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Re: Coordination on standardizing gettext() in future POSIX

From: Joerg Schilling
Subject: Re: Coordination on standardizing gettext() in future POSIX
Date: Wed, 22 Jan 2020 12:22:20 +0100
User-agent: Heirloom mailx 12.5 7/5/10

Hi Bruno!

Bruno Haible <address@hidden> wrote:

> Regarding the gettext(1) program and whether it expands escape sequences
> by default:
> 1) [1] is ambiguous / self-contradictory.
> On one hand it says:
>   This utility interprets C escape sequences such as \t for tab. Use \\ to
>   print a backslash...

It is obvious that gettext(1) must expand escape sequences by default since 
this is the documented default behavior for both Solaris gettext(1) and GNU 
gettext(1) but in the default case, GNU gettext does not behave the way it is

> Which sounds like they are expanded by default.
> On the other hand it says:
>      -e
>          Enable expansion of some escape sequences.
> Which sounds like they are NOT expanded by default.

You forgot to mention that it also mentions:

       -n  Suppress trailing newline.

which makes it obvious that someone made a mistake while writing the GNU 
documentation that describes the options. Someone forgot to mention that the 
options -e/-n are both valid only together with the -s option that switches
the behavior. But this wrong wording is only in the GNU documentaion, while 
the official reference documentation from the inventor of the utility says:

     -s                        Behaves like echo(1) (see DESCRIP-
                               TION  above).  If the -s option is
                               specified,  no  expansion   of   C
                               escape  sequences is performed and
                               a newline character is appended to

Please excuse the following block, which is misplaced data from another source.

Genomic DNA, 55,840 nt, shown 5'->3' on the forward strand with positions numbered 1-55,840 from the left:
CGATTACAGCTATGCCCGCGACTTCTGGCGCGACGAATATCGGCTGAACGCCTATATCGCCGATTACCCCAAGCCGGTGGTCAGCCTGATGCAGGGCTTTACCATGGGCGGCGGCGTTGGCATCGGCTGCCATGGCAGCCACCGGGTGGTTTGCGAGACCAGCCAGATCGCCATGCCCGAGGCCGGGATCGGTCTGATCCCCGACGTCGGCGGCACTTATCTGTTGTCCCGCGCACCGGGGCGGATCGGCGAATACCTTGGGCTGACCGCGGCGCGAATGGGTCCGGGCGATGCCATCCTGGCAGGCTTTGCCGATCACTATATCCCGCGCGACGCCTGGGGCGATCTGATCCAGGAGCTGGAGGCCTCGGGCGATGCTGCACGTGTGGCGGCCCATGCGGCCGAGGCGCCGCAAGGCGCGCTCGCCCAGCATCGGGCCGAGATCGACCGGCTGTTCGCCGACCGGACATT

the output, by default.

With your interpretation of the GNU documentation, GNU gettext would need to 
output a newline at the end by default, but it does not. This is another hint
for an implementation bug in GNU gettext...

> So, you can't resolve this question by referencing an ambiguous specification.

Given that the main explanation requires to expand escape sequences without 
giving any exception, this is doubtlessly the the default behavior. We may 
discuss things beyond that description, but given that GNU gettext even copied 
this text from SunOS man pages from the early 1990s, it is obvious that the 
intention of the GNU gettext implementation was to be compatible with the 
reference implementation and there is only a bug in the GNU implementation. 

The documentation from the reference implementation (Solaris) is definitely 
not ambiguous since it correctly documents -s as an exception.

The GNU documentation is obvious for the default case that is documented in the 
DESCRIPTION section, but GNU gettext does not follow that GNU documentation.

The only ambiguity I see in the GNU documentation is in effect for the 
non-default case, but in the non-default case, GNU gettext follows the behavior 
of the reference implementation.

> 2) GNU gettext(1) and Solaris gettext(1) differ in this respect:
> GNU:
> $ gettext 'abc\ndef'; echo
> abc\ndef
> Solaris:
> $ gettext 'abc\ndef'; echo
> abc
> def
> This makes it hard to standardize, since the behaviours differ, and
> both implementations will want to claim need for backward-compatibility.

Well people who expect the current GNU behavior obviously rely on a bug in the 
implementation. So the main question to me is whether GNU gettext will have a 
chance to be fixed. If you like to protect GNU users that rely on that 
implementation bug, GNU gettext could be enhanced to follow the documented 
behavior in case that POSIXLY_CORRECT is set, as used for other standard 
deviations on Linux already.

The Solaris gettext behaves as documented and I see no reason to introduce a 
different description in POSIX since that would cause backwards compatibility 
problems. The Solaris behavior is obviously not a bug and did not change 
during the past 30+ years - much longer than GNU gettext exists.

The Solaris implementation is even able to emulate the GNU behavior if it is
called as:

        gettext -sn "some text"

as long as you do not like to supply "textdomain" as first argument but rather 
as -d option argument.

> 3) Additionally, there's the problem that gettext(1) does not and can not
> (as a program) deal with strings that contain placeholders. As soon as

It seems that you missunderstand the way gettext(1) is intended to be used.

I see two useful ways to do what you like:


        gettext -s "Hello World" $$


        text=$(gettext 'Hello World $$')
        eval echo $text


        eval echo $(gettext 'Hello World $$')

Method 2 is equivalent to the way, C  programs use gettext(3).


 EMail:address@hidden                    (home) Jörg Schilling D-13353 Berlin
    address@hidden (work) Blog: http://schily.blogspot.com/
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